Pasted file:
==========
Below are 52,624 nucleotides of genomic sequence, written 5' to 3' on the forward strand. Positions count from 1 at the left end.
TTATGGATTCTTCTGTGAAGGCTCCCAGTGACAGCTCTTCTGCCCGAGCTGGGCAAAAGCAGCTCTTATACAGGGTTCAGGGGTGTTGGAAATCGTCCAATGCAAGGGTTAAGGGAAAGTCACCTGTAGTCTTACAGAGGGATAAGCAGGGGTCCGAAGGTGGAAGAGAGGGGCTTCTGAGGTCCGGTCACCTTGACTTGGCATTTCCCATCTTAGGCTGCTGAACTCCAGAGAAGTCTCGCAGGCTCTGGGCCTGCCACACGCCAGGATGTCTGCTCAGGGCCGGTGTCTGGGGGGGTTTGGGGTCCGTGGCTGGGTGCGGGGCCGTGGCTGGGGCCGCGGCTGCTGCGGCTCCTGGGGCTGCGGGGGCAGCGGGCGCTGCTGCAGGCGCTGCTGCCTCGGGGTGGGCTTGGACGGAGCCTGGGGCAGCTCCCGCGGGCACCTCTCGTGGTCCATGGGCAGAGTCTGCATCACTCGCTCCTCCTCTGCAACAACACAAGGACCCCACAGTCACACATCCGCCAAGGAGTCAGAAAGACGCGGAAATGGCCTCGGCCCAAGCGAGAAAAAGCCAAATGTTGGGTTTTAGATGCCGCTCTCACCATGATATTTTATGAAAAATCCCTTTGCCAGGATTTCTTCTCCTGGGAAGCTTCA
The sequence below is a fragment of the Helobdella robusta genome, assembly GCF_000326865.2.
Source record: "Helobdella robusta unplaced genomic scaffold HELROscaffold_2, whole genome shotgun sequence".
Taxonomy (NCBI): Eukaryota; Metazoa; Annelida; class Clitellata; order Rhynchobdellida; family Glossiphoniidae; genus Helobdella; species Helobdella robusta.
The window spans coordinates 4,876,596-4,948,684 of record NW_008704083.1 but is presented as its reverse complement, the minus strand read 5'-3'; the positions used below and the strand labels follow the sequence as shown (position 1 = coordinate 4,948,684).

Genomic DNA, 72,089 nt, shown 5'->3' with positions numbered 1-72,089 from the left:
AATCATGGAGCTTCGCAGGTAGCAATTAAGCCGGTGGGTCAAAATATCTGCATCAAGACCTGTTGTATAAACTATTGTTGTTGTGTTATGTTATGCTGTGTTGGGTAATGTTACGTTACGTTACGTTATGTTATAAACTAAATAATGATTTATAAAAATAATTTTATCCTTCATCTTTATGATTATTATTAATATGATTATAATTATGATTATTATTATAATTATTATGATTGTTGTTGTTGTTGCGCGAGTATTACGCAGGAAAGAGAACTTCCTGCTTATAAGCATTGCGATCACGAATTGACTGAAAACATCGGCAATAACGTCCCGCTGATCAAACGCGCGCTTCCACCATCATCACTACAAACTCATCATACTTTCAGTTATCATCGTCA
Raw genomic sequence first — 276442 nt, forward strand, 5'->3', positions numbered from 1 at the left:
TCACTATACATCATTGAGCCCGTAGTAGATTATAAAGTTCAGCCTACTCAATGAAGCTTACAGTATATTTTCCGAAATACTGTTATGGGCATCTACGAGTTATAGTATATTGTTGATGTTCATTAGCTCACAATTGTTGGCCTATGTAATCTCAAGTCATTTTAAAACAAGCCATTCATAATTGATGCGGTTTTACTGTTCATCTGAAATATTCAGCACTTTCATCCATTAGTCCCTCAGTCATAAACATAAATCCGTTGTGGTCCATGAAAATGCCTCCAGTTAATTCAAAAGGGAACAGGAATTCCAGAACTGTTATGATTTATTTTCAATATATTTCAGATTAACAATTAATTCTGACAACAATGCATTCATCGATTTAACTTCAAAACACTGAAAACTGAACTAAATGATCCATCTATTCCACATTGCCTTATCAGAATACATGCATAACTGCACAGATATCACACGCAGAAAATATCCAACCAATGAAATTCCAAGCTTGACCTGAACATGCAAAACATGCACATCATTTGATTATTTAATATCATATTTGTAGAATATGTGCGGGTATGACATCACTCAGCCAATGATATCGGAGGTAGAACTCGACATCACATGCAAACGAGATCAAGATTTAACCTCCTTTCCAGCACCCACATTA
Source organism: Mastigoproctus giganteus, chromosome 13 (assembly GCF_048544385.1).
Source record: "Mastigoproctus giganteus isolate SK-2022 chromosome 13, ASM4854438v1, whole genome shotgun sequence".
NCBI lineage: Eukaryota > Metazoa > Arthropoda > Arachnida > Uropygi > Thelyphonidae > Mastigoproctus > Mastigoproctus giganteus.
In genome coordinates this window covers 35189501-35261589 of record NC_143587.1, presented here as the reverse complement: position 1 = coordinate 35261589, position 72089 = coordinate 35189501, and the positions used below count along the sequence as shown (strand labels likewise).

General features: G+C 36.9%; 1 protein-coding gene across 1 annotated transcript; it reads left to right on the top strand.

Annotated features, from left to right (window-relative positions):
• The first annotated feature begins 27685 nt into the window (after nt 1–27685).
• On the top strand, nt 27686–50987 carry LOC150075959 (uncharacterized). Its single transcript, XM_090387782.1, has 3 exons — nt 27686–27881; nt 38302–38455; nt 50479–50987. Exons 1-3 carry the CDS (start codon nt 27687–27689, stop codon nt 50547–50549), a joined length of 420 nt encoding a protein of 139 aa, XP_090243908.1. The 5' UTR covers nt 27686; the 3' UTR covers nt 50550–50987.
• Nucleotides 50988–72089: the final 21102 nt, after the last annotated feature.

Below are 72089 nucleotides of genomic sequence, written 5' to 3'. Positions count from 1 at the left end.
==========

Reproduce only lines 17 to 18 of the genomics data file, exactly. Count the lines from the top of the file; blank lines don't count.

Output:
• The first annotated feature begins 27685 nt into the window (after nt 1–27685).
• On the top strand, nt 27686–50987 carry LOC150075959 (uncharacterized). Its single transcript, XM_090387782.1, has 3 exons — nt 27686–27881; nt 38302–38455; nt 50479–50987. Exons 1-3 carry the CDS (start codon nt 27687–27689, stop codon nt 50547–50549), a joined length of 420 nt encoding a protein of 139 aa, XP_090243908.1. The 5' UTR covers nt 27686; the 3' UTR covers nt 50550–50987.